Trump budget plan would slash EPA, water infrastructure funding
A $4.8 trillion budget blueprint for the 2021 fiscal year released by the White House last week would slash EPA spending by 26 percent while also steeply reducing funds for the agency’s State Revolving Fund (SRF) and Water Infrastructure Finance and Innovation Act (WIFIA) programs. But the plan, which would cut overall EPA spending from $9.1 billion this year to $6.7 billion in 2021, is dead-on-arrival on Capitol Hill and will be largely ignored as lawmakers develop their own FY21 spending plan in the months ahead.
A White House summary of the budget plan pledges to “support EPA’s core work to ensure clean air, water, land, and safer chemicals,” while “reigning in unnecessary spending.” The document goes on to claim that “almost 50 wasteful programs that are outside of EPA’s core mission or duplicative of other efforts” would be eliminated.
Highlights of the budget plan include:
- $863 million for the Drinking Water SRF, reduced from $1.126 billion this year;
- Just under $1.12 billion for the Clean Water SRF, down from $1.639 billion in FY20;
- $25 million for WIFIA, compared to $60 million this year. Of the total, $5 million would be reserved for administrative expenses at EPA, and the remaining $20 million could be leveraged into an estimated $2 billion worth of water infrastructure loans; and
- An additional $6 million to carry out EPA’s PFAS Action Plan.
A detailed explanation of the EPA portion of the budget notes that the plan would deliver $117 million to fund various other water infrastructure programs established by Congress in recent years, including:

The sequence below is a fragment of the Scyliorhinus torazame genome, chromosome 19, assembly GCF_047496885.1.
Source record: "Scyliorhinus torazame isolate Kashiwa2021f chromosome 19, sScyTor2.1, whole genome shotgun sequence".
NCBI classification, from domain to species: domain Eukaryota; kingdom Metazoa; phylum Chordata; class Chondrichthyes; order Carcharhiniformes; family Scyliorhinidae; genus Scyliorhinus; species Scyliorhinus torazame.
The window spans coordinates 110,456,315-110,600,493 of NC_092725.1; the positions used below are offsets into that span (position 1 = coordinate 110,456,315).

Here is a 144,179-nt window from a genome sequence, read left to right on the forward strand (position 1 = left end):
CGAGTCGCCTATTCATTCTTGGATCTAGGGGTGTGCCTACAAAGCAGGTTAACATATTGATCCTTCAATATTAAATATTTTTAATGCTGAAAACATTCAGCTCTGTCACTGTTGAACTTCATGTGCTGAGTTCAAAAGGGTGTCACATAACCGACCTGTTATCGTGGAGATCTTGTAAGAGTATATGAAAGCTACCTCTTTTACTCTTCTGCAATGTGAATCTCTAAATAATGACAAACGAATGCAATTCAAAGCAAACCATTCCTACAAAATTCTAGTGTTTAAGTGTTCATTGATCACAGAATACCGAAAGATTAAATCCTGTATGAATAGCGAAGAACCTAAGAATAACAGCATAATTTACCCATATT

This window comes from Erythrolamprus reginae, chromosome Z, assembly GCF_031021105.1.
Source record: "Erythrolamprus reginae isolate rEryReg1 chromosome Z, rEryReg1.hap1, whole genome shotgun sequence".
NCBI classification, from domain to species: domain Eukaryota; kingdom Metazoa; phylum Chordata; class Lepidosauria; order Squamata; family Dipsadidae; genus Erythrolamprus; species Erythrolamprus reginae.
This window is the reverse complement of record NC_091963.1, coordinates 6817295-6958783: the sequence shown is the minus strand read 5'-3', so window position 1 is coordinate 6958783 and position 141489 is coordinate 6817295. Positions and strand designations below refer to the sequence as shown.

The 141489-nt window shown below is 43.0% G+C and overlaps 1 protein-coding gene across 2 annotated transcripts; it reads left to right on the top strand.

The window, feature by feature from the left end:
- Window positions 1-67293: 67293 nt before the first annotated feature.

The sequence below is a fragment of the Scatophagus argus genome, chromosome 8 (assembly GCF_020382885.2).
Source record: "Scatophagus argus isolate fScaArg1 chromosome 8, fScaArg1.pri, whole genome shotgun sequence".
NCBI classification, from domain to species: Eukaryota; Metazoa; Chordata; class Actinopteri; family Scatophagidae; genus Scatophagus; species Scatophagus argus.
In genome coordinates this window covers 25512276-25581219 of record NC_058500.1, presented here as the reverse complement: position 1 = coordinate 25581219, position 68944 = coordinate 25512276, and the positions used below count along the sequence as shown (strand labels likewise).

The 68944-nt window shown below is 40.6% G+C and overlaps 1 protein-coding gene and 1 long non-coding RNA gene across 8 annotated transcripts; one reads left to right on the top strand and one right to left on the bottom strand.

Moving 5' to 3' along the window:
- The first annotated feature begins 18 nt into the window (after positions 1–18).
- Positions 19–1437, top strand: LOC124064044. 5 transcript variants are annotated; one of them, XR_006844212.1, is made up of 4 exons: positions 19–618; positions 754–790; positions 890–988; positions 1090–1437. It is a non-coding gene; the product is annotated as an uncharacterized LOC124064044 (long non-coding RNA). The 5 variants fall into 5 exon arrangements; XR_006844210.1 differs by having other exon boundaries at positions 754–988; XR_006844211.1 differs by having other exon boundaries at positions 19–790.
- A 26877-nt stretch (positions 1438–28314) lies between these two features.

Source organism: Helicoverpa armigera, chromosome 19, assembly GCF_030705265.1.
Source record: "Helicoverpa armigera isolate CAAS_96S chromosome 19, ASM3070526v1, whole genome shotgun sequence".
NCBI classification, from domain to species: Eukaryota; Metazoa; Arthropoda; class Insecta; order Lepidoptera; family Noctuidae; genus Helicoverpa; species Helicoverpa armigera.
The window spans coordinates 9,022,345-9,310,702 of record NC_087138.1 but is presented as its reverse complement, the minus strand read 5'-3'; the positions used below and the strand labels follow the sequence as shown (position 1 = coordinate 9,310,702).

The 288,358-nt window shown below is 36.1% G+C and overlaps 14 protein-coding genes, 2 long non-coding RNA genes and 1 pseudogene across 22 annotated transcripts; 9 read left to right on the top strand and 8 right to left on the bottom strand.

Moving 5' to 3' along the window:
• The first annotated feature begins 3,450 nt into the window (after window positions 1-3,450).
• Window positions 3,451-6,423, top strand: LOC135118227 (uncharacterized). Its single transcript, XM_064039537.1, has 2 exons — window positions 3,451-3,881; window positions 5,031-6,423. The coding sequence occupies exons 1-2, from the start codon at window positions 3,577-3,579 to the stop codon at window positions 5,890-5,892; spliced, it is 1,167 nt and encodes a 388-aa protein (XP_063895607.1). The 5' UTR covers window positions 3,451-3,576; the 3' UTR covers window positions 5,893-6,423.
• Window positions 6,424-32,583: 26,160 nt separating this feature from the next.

- $2 million for Drinking Water Infrastructure Resilience and Sustainability grants, down from $3 million last year;
- $20 million for Reducing Lead in Drinking Water grants, an increase of about $500,000;
- $15 million for voluntary lead testing in schools (down from $26 million), and $10 million for the first-ever funding of a new program to replace outdated drinking water fountains in schools; and
- $1 million for water workforce investment, equal to its FY20 level.
The White House has proposed significant cuts to EPA spending in each year of the Trump administration, so this latest request is not surprising. Each of the Trump administration’s earlier calls for broad EPA cuts have been rejected by Congress, and that trend is expected to continue this year. In the coming months, appropriators in the House and Senate will begin to put together their own spending plans that will become the basis of the slate of FY21 appropriations bills.